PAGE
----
That’s what Tracy’s friend was suggesting he do.
Lewis Hamilton was at the Dancing With the Stars show on Monday night to support his sweetie, Pussycat Doll Nicole Scherzinger, who was in the dancing contest's finals. He wasn’t there last night (Tuesday), when she found out whether or not she’d won. Why? The F1 circus is in Turkey next weekend and Lewis obviously didn’t want to make the same mistake he made earlier this season, when he tried to fly from Los Angeles to Australia at the last minute and wound up paying for it.
The last time they held a Grand Prix in Texas was in Dallas in 1984. The race was held in blistering heat (above 100 degrees Fahrenheit) and the track was a mess because it kept breaking up. Nigel Mansell collapsed while trying to push his fuel-starved Lotus across the finish line.
It was, in short, a disaster.
So while yesterday’s announcement of a multi-year deal to hold the American Grand Prix in Austin, Tex., is good news on the surface, a quick look at the dreaded average temperature chart raises immediate concerns.
The average temperature in Austin, Tex., in March is 73F. In April it goes up to 79F and in May it’s 85F. June, July and August are 91F, 95F and 96F, respectively. September is still warm – 90F – but October sees a cooling trend: 81F. November is balmy, with an average of 70F.
If the revived U.S. GP, starting in 2012, is held in any month other than March or November, F1 could have Dallas all over again.
I’m all for publicity stunts to either sell tickets or raise interest. But the Indy 500 has come up with an absolutely hairbrained idea and if anything – anything – goes wrong, it’s going to be a huge black eye.
They are going to add a car to the traditional 33-car Indianapolis 500 starting field. They are going to have the IndyCar Series two-seater, driven by Michael Andretti, carry actor and producer Mark Wahlberg right into the middle of the race.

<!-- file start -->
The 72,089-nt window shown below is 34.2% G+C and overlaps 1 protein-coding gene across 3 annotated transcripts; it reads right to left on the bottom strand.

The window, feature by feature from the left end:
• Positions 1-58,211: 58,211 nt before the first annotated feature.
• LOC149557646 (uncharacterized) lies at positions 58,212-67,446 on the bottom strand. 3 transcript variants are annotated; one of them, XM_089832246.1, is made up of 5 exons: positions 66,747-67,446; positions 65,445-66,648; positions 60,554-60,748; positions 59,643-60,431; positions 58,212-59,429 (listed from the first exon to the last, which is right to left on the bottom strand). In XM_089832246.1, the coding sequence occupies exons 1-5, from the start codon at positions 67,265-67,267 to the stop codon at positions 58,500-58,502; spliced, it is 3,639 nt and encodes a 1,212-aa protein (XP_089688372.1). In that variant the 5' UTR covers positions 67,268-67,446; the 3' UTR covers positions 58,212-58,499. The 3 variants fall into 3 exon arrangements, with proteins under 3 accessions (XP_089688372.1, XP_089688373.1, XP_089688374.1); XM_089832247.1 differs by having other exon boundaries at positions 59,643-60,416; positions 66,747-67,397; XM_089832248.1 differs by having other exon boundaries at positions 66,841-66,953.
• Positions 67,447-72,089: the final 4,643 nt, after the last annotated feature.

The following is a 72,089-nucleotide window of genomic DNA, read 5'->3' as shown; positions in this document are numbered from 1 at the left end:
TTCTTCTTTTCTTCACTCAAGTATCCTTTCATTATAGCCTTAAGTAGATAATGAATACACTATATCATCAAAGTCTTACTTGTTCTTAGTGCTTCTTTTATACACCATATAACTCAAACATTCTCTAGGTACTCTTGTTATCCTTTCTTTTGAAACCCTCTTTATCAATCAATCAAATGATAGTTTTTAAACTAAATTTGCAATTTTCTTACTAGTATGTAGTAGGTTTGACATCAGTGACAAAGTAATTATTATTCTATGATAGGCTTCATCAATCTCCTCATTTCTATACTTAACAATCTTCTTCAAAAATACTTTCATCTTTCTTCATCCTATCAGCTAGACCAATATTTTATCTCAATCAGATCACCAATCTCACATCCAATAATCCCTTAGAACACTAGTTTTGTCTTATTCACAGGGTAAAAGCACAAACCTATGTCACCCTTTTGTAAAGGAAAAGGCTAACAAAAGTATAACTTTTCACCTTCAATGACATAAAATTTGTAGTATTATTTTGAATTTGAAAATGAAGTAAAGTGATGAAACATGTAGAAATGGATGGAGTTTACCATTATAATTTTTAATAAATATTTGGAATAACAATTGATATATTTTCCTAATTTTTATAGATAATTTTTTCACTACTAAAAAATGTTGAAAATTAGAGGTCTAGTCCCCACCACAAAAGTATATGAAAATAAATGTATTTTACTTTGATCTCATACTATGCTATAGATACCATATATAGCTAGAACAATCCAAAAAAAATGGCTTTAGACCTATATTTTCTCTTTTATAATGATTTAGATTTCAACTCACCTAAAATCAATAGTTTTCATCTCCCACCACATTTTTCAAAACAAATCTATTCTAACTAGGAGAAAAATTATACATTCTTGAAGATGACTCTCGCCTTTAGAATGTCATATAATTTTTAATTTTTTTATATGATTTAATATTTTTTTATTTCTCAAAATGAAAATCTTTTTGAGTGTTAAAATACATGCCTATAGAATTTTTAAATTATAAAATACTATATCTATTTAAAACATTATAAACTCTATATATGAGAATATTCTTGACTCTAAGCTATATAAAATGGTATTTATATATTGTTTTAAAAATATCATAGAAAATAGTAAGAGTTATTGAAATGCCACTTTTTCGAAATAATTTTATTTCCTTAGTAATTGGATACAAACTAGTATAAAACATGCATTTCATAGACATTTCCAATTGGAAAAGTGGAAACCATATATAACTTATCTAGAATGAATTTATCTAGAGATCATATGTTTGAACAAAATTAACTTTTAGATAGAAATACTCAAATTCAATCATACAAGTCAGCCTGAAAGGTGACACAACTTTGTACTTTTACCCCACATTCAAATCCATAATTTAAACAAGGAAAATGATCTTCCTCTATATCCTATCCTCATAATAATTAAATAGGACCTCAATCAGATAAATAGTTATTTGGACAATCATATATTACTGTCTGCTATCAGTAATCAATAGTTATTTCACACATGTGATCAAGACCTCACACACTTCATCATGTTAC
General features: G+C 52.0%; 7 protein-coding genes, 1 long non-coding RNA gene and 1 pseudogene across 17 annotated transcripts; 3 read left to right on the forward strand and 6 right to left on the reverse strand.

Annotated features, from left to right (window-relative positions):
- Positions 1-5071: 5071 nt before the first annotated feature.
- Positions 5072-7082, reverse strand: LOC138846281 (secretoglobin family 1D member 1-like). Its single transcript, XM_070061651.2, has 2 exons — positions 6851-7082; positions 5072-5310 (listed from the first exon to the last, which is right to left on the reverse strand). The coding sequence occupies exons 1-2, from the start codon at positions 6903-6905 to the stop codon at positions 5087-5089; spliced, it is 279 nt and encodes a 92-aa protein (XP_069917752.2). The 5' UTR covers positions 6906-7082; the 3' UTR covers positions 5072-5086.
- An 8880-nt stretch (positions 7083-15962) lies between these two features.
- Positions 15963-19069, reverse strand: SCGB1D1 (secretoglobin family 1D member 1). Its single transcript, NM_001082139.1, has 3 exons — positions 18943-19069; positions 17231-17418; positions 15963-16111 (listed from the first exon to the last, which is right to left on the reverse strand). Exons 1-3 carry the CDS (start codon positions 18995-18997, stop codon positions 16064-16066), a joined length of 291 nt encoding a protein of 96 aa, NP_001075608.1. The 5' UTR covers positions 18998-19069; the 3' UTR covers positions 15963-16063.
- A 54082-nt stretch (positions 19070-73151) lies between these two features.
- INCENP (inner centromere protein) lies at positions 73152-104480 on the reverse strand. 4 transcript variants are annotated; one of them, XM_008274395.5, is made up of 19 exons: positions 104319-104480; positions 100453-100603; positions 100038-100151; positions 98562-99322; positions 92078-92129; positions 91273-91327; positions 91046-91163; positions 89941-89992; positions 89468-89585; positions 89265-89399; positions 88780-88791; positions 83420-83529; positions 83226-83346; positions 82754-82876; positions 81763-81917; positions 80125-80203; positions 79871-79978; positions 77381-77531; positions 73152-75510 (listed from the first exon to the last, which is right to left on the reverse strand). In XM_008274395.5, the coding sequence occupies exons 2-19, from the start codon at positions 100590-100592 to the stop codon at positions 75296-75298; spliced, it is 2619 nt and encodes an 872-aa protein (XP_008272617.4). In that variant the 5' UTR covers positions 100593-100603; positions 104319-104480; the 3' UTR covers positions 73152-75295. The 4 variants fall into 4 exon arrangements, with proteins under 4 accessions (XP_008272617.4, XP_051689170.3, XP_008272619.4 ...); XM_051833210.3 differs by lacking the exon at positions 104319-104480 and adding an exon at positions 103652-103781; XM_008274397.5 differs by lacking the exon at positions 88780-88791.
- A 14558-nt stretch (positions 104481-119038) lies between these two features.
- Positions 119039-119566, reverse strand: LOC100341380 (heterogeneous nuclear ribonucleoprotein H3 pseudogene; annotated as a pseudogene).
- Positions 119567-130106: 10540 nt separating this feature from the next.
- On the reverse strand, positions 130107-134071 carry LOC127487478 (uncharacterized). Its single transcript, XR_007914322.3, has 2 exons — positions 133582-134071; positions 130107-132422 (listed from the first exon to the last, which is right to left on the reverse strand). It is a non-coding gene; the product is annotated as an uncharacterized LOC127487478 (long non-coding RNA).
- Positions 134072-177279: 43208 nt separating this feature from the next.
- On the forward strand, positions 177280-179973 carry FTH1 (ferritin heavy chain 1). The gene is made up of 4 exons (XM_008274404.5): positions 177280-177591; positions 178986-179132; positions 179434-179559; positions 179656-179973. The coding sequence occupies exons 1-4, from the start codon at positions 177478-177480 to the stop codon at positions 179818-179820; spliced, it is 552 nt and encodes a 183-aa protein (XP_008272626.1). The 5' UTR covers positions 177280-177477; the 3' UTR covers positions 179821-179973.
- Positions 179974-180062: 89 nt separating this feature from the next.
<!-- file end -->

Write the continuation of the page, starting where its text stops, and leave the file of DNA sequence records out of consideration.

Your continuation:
That’s correct: A passenger is going to be along for the ride at the start of the Indianapolis 500.
Here is the text of yesterday's announcement:
"Andretti and Wahlberg will follow four parade cars and (then) lead the official pace car and the 33-car field of IZOD IndyCars on three parade laps.
"Once the parade cars exit the circuit, the two-seat race car will round the track at nearly 200 mph to catch the field from behind as the field takes the green flag for the most famous race in the world.
"This historic moment, which marks the first time in modern history that a driver and passenger will join the field of the Indy 500, will be captured live on ABC."
So, what happens if there is a God-almighty pileup on the main straight, as there was at the start of the 500 in 1966?
Are we about to have the first passenger injured in the Indy 500?
Has anybody thought of that?
For instance, in October 2000, Canadian racing driver Andrew Bordin, who was in Formula Atlantic at the time, took Yoshimichi Inada, senior managing director of Pioneer Electrics, out for a guest ride in an Acura NSX just prior to the Marlboro 500 at California Speedway.
Bordin lost control of the car and he and Inada were both injured in the ensuing crash.
It seemed like a good idea at the time – as does this Indy 500 idea.
But somebody should throw the red flag over that deal before history repeats itself.